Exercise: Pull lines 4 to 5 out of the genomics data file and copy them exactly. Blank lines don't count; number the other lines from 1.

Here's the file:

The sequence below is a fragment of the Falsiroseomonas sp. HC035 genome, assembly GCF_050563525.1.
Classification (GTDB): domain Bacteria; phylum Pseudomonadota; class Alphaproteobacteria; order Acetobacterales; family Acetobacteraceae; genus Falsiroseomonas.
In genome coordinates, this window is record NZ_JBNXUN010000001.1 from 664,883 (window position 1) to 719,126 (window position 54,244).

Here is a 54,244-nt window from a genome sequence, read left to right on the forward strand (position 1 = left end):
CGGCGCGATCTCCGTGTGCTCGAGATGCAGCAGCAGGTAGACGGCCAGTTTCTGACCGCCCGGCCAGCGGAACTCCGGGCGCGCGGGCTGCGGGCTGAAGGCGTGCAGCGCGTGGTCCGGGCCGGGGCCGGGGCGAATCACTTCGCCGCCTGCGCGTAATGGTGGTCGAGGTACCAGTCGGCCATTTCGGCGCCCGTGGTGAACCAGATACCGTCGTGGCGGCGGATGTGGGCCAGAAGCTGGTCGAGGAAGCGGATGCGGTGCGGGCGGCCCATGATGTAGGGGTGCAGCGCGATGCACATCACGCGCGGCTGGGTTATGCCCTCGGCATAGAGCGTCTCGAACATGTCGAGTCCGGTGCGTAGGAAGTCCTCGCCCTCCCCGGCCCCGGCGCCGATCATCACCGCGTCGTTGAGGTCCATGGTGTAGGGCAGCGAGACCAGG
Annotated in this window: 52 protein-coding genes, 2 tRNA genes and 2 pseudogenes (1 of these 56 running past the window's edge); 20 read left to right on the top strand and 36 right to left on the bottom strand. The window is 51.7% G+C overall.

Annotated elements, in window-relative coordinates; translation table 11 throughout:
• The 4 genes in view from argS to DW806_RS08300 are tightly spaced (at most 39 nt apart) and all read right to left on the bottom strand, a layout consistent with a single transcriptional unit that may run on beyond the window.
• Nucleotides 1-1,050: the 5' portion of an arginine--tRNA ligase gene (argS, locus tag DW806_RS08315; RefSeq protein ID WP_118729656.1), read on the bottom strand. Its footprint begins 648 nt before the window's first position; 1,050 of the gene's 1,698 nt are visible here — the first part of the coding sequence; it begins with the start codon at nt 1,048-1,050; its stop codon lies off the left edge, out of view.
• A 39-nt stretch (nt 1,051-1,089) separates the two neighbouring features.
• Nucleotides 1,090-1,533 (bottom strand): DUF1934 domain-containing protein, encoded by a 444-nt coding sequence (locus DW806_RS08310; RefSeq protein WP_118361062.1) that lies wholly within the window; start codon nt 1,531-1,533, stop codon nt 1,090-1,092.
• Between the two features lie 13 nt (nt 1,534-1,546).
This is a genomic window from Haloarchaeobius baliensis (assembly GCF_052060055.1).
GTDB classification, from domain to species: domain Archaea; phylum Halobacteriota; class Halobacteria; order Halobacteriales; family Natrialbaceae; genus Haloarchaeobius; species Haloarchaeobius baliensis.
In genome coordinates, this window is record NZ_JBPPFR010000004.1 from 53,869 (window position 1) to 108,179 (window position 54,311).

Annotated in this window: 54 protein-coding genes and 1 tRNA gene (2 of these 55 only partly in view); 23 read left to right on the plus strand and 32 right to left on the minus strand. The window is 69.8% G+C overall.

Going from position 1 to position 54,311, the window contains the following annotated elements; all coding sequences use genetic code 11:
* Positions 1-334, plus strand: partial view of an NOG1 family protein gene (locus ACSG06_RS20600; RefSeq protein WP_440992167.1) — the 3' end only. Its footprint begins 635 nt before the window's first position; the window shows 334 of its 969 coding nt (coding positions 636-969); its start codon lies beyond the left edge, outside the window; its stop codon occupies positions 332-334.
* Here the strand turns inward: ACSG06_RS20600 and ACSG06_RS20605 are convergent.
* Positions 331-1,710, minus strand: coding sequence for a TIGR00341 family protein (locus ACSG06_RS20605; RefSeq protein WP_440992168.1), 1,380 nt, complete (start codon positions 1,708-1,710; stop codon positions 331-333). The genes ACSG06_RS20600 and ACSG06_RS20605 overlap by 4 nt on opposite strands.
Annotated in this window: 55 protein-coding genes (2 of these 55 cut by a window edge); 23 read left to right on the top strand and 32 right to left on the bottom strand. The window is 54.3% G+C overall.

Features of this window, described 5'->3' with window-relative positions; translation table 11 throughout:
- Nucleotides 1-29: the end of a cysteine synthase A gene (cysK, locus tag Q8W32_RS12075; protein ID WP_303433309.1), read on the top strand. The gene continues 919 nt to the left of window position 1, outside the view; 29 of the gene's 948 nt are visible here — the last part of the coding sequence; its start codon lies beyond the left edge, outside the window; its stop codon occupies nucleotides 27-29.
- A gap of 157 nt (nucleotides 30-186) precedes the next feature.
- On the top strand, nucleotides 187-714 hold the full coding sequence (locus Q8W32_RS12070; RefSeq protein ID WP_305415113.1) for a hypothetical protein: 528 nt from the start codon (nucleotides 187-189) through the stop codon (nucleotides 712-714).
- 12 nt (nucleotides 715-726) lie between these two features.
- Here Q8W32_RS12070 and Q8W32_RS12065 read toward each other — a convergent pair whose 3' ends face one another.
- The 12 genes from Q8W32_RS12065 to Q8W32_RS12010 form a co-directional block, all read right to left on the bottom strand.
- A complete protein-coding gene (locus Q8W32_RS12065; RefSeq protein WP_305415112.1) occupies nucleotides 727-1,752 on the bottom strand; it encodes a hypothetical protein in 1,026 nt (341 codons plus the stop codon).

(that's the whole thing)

Here is a 54,244-nt window from a genome sequence, read left to right on the forward strand (position 1 = left end):
CGGCGCGATCTCCGTGTGCTCGAGATGCAGCAGCAGGTAGACGGCCAGTTTCTGACCGCCCGGCCAGCGGAACTCCGGGCGCGCGGGCTGCGGGCTGAAGGCGTGCAGCGCGTGGTCCGGGCCGGGGCCGGGGCGAATCACTTCGCCGCCTGCGCGTAATGGTGGTCGAGGTACCAGTCGGCCATTTCGGCGCCCGTGGTGAACCAGATACCGTCGTGGCGGCGGATGTGGGCCAGAAGCTGGTCGAGGAAGCGGATGCGGTGCGGGCGGCCCATGATGTAGGGGTGCAGCGCGATGCACATCACGCGCGGCTGGGTTATGCCCTCGGCATAGAGCGTCTCGAACATGTCGAGTCCGGTGCGTAGGAAGTCCTCGCCCTCCCCGGCCCCGGCGCCGATCATCACCGCGTCGTTGAGGTCCATGGTGTAGGGCAGCGAGACCAGG